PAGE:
Discussion of artificial intelligence (AI) is currently inescapable, whether it’s being positioned as a messianic salve for all of the world’s problems… or as an existential threat. What’s inarguable is that it’s here to stay – for better or for worse – so it’s perhaps more profitable to consider the concrete benefits it could bring. Fanciful as it may sound, one such benefit could be an increased ability to communicate with the animal world.
Read on as we explore how this Doctor Doolittle effect could change our world.
Why do AI-assisted attempts to speak with animals matter?
In the 1960s, 25,000 sperm whales were killed, primarily to obtain spermaceti, the lucrative (and, yes, semen-like) substance found in the whales’ heads – which, since the 17th century, has been used in cosmetics, textiles, and candles. This was the peak of commercial sperm whale hunting, from which the species has yet to recover: their population is currently estimated at around 8,000 – just 0.4% of pre-hunting numbers totaling as many as two million.
That these whales are no longer hunted on an industrial scale is in part thanks to biologist and bioacoustician Roger Payne. (Some exceptions take advantage of legal loopholes.) Viewing a dead, beached dolphin as a student was so formative that the experience prompted Payne to switch his focus from bats’ echolocation to whales: “Some bozo had chopped off its flukes [the lobes of the tail] and somebody else had stuffed a cigar butt in its blowhole […]. I thought to myself, ‘Is this the only interaction that can occur between people and the wild world?’”
In 1967, along with fellow researcher Scott McVay, he discovered what he described as the “exuberant, uninterrupted rivers of sound” sung by male humpback whales during their breeding season. Doing so not only indirectly laid the groundwork for potential future animal-human communication, it had an immeasurable effect on the fate of whales in the wild.
Three years later, Songs of the Humpback Whale, an LP of captivatingly unearthly recordings, was released, going on to sell over 100,000 copies. At the time of writing, it continues to hold the record of best-selling environmental album in history. It also “galvanized a global movement to end the practice of commercial whale hunting and save the cetaceans [whales, dolphins, and porpoises] from extinction”. “Soon, the slogan ‘Save the Whales!’ became omnipresent” – until, in 1986, campaigning about this cause célèbre led to the International Whaling Commission passing a global moratorium on commercial whale hunting which remains in effect to this day.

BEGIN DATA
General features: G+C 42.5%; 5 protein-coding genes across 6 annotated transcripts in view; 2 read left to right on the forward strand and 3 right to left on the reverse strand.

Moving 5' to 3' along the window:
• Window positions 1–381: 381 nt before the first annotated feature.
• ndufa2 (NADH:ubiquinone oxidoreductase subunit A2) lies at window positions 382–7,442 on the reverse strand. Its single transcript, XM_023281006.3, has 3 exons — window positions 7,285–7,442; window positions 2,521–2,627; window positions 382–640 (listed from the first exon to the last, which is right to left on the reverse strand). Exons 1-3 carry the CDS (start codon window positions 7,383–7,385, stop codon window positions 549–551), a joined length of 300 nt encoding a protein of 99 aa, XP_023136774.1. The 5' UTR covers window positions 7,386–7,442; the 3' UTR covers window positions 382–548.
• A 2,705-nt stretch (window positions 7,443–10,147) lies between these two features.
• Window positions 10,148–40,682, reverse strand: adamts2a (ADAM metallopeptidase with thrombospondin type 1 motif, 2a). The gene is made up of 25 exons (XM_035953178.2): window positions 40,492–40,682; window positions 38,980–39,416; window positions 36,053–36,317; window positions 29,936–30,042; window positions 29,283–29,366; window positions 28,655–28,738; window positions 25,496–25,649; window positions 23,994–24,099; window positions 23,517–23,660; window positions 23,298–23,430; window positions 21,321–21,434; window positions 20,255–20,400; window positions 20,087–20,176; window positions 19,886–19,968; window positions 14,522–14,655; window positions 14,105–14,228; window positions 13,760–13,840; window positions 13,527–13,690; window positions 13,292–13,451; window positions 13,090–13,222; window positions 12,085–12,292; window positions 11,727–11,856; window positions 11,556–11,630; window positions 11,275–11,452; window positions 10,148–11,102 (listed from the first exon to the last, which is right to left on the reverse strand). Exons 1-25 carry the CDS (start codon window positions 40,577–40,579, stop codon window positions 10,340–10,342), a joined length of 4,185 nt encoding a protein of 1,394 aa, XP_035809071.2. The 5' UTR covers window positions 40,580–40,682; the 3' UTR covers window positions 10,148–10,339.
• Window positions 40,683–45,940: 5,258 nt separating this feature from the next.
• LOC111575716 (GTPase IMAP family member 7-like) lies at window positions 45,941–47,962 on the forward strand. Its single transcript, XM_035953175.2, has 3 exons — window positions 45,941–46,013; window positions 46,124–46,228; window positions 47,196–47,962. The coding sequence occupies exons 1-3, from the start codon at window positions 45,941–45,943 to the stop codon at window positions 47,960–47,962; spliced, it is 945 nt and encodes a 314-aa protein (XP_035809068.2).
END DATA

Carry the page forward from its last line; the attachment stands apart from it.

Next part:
The effect that a cultural artifact like an LP can have on the public consciousness is clearly enormous – as much, or perhaps even more than statistics can. Payne recalled that, when he first heard the humpbacks’ vocalizations, he realized “that he potentially had the secret to stopping the massacre of these creatures. […] ‘[A way] to get the world to think: “Hey, folks, we’re killing off the largest animals that have ever lived in the history of the planet. This is nuts!”’”
Before his death in 2023, Payne had become an “ardent member” of the Cetacean Translation Initiative (as reported by The New Yorker in ‘Can We Talk to Whales?’). The brainchild of marine biologist David Gruber, Project CETI seeks to determine whether “machine learning could be used to discover the meaning of […] [sperm] whales’ exchanges”. (Unlike humpbacks’ ‘songs’, sperm whales “produce quick bursts of clicks, known as codas, which they exchange with one another”. These sounds – variously compared to bacon frying, popcorn popping, horses on cobblestones, or “[a mechanical] clatter […], as if somewhere deep beneath the waves someone was pecking out a memo on a manual typewriter” – appear to be structured in a way akin to conversations.)